Pakistan is one of MOL's core exploration and production regions. In the year 2006, the company's net income grew by 35 percent to $1.5743 billion with an increase of $410.9 million, reflecting the strong operating performance of the company's key businesses, and the gas transaction gain. The company has been researching oil and natural gas with the consortium in the country's exploration field in TAL since 1999. The company has been successful in exploring significant hydrocarbon reserves in the area. Three-dimensional seismic tests carried out by MOL in the year 2000 resulted in valuable natural gas inflow.
TAL Block is a major natural gas discovery in NWFP province and MOL Pakistan is the operator of Tal block. Block 3370-3 is composed of three districts in Kohat, Karak, and Hangu and is commonly called Tal block.
Last February, the provincial government of NWFP and MOL entered into a land acquisition agreement for exploration of gas in Tal Block. MOL has a 10% share as the operating partner of a consortium with Pakistan companies- Pakistan Oilfields Limited (POL), Pakistan Petroleum Limited (PPL), and the Oil and Gas Development Company Limited (OGDCL).
Transformed from being merely a Hungarian company, MOL Group is presently a leading international conglomerate comprising of the leading Hungarian chemical companies, TVK, the Slovakian oil company Slovnaft, the Austrian retail and wholesale company Roth, and a strategic partnership with the Croatian company. MOL's core activities are exploration and production of crude oil, natural gas and gas products, refining, transportation, storage, and distribution of crude oil products in retail and wholesale markets, as well as import, transportation, storage, and wholesale trading of natural gas and other products.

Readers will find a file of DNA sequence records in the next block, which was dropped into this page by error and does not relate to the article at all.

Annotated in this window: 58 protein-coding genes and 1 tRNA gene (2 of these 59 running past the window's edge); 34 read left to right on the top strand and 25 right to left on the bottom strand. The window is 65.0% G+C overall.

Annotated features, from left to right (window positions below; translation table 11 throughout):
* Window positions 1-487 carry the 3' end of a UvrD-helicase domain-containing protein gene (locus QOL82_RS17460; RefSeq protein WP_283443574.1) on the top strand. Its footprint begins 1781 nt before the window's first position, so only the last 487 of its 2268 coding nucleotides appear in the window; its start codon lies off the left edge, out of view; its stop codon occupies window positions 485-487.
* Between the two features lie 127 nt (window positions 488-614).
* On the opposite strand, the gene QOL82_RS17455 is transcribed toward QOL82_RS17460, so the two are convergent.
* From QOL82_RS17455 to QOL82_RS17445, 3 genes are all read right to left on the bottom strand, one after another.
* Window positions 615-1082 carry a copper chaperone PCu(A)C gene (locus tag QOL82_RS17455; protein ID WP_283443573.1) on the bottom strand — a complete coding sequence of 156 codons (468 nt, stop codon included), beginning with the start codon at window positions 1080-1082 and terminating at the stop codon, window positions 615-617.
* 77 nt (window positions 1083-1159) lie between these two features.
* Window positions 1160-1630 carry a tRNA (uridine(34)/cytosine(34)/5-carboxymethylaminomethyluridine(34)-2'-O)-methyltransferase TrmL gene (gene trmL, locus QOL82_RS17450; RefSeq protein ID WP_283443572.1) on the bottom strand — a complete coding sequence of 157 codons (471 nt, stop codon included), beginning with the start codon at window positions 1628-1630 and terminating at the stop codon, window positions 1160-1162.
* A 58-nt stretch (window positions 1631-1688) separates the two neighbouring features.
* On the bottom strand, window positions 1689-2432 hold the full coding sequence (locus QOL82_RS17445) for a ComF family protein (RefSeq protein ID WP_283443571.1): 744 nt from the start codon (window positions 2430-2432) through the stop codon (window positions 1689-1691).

The MOL discovered the country's third largest gas reserves from Manzali Field in District Karak of NWFP province. Situated in 270 kilometers southwest of the capital Islamabad, the Manzalai Well-1 is a joint venture by MOL, OGDCL, PPL, and POL.
The project has entered in production stage. Initial output of 250 million cubic feet of gas a day is expected to be increased 40 percent to 350 million cubic feet by 2013.
In fact, security of foreign investors has today become the biggest challenge for Islamabad. The investors are concerned over the prevailing law and order situation in the northern parts of the country. The country witnessed a fall of 53.2 percent in foreign direct investment during the first four months of the current fiscal year. The government has set a Gross Domestic Product growth rate of 3.3 per cent for the current fiscal year 2009-10, while the IMF has predicted a 2 per cent growth.
Some analysts believe that revival of growth would require an improvement in the country's security environment, as the army is attacking the northwestern strongholds of the militants, who have responded with suicide bombings in towns and cities.
Pakistan's frontline role in US-led global war on terror has not been without social, economic, and human costs, which are mainly born by the common people. The analysts believe that the frustration with the current socio-economic and unemployment situation is creating a breeding ground for social unrest and militancy in the country.